A new year typically brings new challenges. Maybe you have some financial resolutions you’re already working on. But what are the best ways to help you stick with them so your circumstances change for the better — permanently?
Here are some money moves that can help you stay on track this year.
If you’re like most people, you probably see a raise, bonus or tax refund as a welcome boon for your household finances. But taking a little time to plan what you’re going to do with that extra money is important to achieving lasting security.
Splurge … a Little When You Get a Bump
Part of creating a plan for your finances includes rewarding yourself when good things come your way. So when you use a percentage of a raise or bonus for short-term goals like taking a vacation or buying a new computer, this helps to boost your morale and celebrate your successes. It also keeps you motivated to keep progressing in life and your career.
… But Also Put Your Raise to Work
The average annual raise is usually around 3%. It doesn’t sound like much, but it can really make a difference when saving for your future. As an example, if you make an annual salary of $45,000, you’ll get an increase of pre-tax dollars in the amount of about $112 a month. Of course, it’s natural to just increase your spending to that income. But what if you took $80 of that monthly raise and invested it for 30 years earning an average annual rate of 4%? You’d have $55,523.95 extra added to your nest egg.
Keep in mind that this 4% example is a conservative estimate of what you could potentially earn on your investment. According to FINRA, a not-for-profit organization that protects America’s investors, investing over long periods has historically provided average annual returns of more than 10% for stocks, 6% for corporate bonds, 5.5% for Treasury bonds and 3.5% for cash or cash equivalents such as short-term Treasury Bonds.1
You can also earmark a raise or bonus toward paying down debt or building up an emergency fund so you don’t have to rely on credit cards when the unexpected occurs.
Use That Tax Refund Wisely
The average annual tax refund hovers around $3,000. According to research, most Americans use the majority of their funds to pay off debt, save more or help manage their everyday expenses. Keep in mind that while a refund is a nice windfall, you actually overpaid the government over the past year. In fact, it’s money you loaned them – without interest. Some people don’t mind this, because it allows them to save without thinking about it. But another option would be to adjust your tax withholding to a lower amount so you get more money back each pay period and save or invest that extra amount so it benefits you, not the government.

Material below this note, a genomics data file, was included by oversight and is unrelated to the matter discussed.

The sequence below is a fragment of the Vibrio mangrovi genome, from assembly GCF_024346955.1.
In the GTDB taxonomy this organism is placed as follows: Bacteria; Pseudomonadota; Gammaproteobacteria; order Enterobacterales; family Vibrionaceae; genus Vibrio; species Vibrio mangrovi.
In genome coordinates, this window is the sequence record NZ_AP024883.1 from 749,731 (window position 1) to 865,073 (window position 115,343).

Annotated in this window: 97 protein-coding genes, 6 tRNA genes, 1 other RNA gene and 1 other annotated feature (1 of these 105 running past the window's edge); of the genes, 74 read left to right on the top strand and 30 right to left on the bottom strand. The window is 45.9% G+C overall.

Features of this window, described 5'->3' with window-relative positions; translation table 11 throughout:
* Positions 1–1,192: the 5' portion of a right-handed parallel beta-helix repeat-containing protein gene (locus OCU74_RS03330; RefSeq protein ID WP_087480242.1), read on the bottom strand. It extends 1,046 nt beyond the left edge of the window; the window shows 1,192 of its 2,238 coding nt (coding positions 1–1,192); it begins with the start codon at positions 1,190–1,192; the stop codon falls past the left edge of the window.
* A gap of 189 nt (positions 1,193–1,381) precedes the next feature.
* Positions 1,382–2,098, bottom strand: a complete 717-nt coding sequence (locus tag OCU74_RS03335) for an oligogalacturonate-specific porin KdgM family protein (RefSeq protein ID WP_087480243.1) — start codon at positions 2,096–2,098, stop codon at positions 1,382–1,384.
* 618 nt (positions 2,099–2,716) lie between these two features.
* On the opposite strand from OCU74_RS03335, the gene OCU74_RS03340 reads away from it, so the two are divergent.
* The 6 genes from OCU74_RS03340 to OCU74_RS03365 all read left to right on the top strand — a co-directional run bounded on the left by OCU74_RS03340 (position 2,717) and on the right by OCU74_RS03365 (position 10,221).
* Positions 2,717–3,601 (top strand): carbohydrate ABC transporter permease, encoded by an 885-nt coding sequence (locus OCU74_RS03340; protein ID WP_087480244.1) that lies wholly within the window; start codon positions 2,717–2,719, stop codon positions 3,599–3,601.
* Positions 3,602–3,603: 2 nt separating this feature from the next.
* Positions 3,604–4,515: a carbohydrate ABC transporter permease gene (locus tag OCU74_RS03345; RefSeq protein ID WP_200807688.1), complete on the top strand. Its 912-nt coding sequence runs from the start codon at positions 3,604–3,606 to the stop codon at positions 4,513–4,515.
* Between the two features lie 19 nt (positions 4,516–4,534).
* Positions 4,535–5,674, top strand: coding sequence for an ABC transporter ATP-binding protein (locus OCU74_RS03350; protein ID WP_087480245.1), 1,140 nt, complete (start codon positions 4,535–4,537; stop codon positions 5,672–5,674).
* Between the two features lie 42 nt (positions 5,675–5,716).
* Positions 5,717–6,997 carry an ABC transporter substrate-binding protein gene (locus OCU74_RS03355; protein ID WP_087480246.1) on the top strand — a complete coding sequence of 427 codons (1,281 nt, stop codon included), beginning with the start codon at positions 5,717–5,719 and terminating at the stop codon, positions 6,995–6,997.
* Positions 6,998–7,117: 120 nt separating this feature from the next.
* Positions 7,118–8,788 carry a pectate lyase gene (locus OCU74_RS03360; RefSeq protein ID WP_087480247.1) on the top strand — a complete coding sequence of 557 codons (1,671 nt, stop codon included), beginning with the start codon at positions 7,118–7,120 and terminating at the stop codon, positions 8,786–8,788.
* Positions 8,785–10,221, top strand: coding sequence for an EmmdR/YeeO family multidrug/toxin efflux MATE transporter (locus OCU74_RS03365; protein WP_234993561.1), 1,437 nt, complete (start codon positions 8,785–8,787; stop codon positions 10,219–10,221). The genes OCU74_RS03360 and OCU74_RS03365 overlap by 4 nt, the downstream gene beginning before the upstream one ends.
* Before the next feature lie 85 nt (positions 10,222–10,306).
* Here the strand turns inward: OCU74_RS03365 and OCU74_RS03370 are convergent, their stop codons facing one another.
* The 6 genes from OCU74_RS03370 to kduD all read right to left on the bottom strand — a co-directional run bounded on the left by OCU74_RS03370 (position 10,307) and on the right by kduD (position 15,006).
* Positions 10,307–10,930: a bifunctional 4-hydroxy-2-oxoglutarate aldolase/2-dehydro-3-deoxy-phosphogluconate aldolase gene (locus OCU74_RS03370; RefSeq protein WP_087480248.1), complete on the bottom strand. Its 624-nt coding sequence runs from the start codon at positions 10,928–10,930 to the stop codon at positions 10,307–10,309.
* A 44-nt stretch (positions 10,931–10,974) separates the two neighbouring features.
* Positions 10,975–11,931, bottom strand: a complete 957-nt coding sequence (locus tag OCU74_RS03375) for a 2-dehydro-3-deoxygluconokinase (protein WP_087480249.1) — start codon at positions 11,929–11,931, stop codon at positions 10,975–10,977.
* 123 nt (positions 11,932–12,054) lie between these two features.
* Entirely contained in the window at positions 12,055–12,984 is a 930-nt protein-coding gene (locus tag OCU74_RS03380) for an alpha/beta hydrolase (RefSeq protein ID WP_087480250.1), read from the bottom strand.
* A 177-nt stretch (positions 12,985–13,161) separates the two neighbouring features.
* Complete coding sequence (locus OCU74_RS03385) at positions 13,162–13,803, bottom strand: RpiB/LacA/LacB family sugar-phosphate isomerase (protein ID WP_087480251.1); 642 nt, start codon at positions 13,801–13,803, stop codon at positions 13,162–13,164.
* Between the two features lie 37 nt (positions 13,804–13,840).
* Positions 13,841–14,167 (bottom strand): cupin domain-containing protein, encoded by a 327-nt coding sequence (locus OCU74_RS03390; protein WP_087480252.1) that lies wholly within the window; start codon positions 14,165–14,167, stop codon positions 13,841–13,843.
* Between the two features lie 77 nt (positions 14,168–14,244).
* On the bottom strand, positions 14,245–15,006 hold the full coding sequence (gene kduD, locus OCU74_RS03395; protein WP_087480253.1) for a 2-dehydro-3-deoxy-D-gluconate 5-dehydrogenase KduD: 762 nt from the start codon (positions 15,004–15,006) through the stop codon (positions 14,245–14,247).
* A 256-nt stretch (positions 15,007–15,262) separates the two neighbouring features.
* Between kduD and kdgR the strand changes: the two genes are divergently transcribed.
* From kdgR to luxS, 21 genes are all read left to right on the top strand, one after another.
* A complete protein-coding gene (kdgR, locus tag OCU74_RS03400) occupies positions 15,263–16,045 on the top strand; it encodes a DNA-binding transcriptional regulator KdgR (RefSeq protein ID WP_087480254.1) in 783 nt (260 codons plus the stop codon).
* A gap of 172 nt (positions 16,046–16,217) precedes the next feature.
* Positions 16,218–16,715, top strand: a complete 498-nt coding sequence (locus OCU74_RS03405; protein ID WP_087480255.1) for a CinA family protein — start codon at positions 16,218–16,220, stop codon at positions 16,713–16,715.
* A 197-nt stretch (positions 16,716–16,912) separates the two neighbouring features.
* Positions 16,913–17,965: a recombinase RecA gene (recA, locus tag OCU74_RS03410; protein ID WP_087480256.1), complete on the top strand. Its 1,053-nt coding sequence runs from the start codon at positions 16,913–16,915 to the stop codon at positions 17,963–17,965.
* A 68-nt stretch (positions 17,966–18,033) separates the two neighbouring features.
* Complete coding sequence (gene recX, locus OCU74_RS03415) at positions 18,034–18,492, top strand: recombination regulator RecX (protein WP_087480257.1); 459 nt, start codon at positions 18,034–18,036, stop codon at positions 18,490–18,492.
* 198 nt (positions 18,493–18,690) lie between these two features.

The IRS offers a tax withholding estimator tool that can help to ensure that you’re not having too much – or too little – taken out of your paychecks.2
Auto-Boost Your Savings
The easiest way to save and invest more is to pay yourself first – automatically. For instance, if you earmark 10% of your paycheck toward your future by setting up automatic transfers to a designated retirement account, and then increase that amount over time, it’s money you probably won’t miss much now, but it has the potential to build wealth over time.
Protect Your Loved Ones and Finances
Although nobody likes to think about worst-case scenarios in life, planning for your family’s future if something happens to you shouldn’t be placed on the back burner. If you haven’t established a will or trust, or updated your beneficiaries for all your financial accounts, now may be the perfect time to do so. An estate plan can help protect your loved ones if you pass away, or become incapacitated, because it provides instructions on how to manage your finances and property, and if you have minor children, who will act as their guardian. You should also review your life insurance needs and current coverage.
- The Reality of Investment Risk Source: FINRA
- SFFCU does not provide tax, legal or accounting advice. This material has been prepared for informational purposes only, and is not intended to provide, and should not be relied on for tax, legal or accounting advice. You should consult your own tax, legal and accounting advisors before engaging in any transaction.
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Extra Credit provides general information to help improve our Member’s financial lives. Every situation is different, so please contact us for guidance on your specific needs. The advice provided in Extra Credit is not intended to serve as a substitute for speaking to a loan representative, financial advisor, or GreenPath Financial Wellness counselor who can help tailor a solution for you.
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